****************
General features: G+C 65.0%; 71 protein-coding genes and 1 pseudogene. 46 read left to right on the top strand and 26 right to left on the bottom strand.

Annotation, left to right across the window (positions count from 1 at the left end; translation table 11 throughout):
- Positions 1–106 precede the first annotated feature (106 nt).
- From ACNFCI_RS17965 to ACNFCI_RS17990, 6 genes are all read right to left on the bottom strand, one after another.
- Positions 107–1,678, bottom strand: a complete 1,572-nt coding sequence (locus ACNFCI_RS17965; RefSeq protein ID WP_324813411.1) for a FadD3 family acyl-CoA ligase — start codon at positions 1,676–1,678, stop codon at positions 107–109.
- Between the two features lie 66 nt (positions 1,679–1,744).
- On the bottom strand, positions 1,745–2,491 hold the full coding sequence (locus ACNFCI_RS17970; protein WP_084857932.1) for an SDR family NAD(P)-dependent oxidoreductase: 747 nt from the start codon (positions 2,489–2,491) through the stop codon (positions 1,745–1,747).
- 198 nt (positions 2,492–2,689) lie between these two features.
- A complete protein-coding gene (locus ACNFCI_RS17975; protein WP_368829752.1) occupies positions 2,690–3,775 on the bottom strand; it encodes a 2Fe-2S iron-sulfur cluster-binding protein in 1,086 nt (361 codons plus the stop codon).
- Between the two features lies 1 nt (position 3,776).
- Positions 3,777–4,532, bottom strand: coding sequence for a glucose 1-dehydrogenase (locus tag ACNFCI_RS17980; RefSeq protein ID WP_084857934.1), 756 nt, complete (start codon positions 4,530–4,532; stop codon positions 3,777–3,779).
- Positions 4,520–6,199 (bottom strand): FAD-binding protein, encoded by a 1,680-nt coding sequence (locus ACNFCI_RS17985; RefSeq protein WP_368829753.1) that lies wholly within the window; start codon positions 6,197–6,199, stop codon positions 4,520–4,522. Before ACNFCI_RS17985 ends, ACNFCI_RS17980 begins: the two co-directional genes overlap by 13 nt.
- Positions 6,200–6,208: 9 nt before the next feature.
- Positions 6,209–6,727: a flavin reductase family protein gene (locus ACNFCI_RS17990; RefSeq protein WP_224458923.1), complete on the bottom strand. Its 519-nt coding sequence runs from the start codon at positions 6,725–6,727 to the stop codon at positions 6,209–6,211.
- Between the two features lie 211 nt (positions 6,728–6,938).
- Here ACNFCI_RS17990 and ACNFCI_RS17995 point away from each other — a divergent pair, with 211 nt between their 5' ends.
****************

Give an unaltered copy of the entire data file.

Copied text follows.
General features: G+C 65.0%; 71 protein-coding genes and 1 pseudogene. 46 read left to right on the top strand and 26 right to left on the bottom strand.

Annotation, left to right across the window (positions count from 1 at the left end; translation table 11 throughout):
- Positions 1–106 precede the first annotated feature (106 nt).
- From ACNFCI_RS17965 to ACNFCI_RS17990, 6 genes are all read right to left on the bottom strand, one after another.
- Positions 107–1,678, bottom strand: a complete 1,572-nt coding sequence (locus ACNFCI_RS17965; RefSeq protein ID WP_324813411.1) for a FadD3 family acyl-CoA ligase — start codon at positions 1,676–1,678, stop codon at positions 107–109.
- Between the two features lie 66 nt (positions 1,679–1,744).
- On the bottom strand, positions 1,745–2,491 hold the full coding sequence (locus ACNFCI_RS17970; protein WP_084857932.1) for an SDR family NAD(P)-dependent oxidoreductase: 747 nt from the start codon (positions 2,489–2,491) through the stop codon (positions 1,745–1,747).
- 198 nt (positions 2,492–2,689) lie between these two features.
- A complete protein-coding gene (locus ACNFCI_RS17975; protein WP_368829752.1) occupies positions 2,690–3,775 on the bottom strand; it encodes a 2Fe-2S iron-sulfur cluster-binding protein in 1,086 nt (361 codons plus the stop codon).
- Between the two features lies 1 nt (position 3,776).
- Positions 3,777–4,532, bottom strand: coding sequence for a glucose 1-dehydrogenase (locus tag ACNFCI_RS17980; RefSeq protein ID WP_084857934.1), 756 nt, complete (start codon positions 4,530–4,532; stop codon positions 3,777–3,779).
- Positions 4,520–6,199 (bottom strand): FAD-binding protein, encoded by a 1,680-nt coding sequence (locus ACNFCI_RS17985; RefSeq protein WP_368829753.1) that lies wholly within the window; start codon positions 6,197–6,199, stop codon positions 4,520–4,522. Before ACNFCI_RS17985 ends, ACNFCI_RS17980 begins: the two co-directional genes overlap by 13 nt.
- Positions 6,200–6,208: 9 nt before the next feature.
- Positions 6,209–6,727: a flavin reductase family protein gene (locus ACNFCI_RS17990; RefSeq protein WP_224458923.1), complete on the bottom strand. Its 519-nt coding sequence runs from the start codon at positions 6,725–6,727 to the stop codon at positions 6,209–6,211.
- Between the two features lie 211 nt (positions 6,728–6,938).
- Here ACNFCI_RS17990 and ACNFCI_RS17995 point away from each other — a divergent pair, with 211 nt between their 5' ends.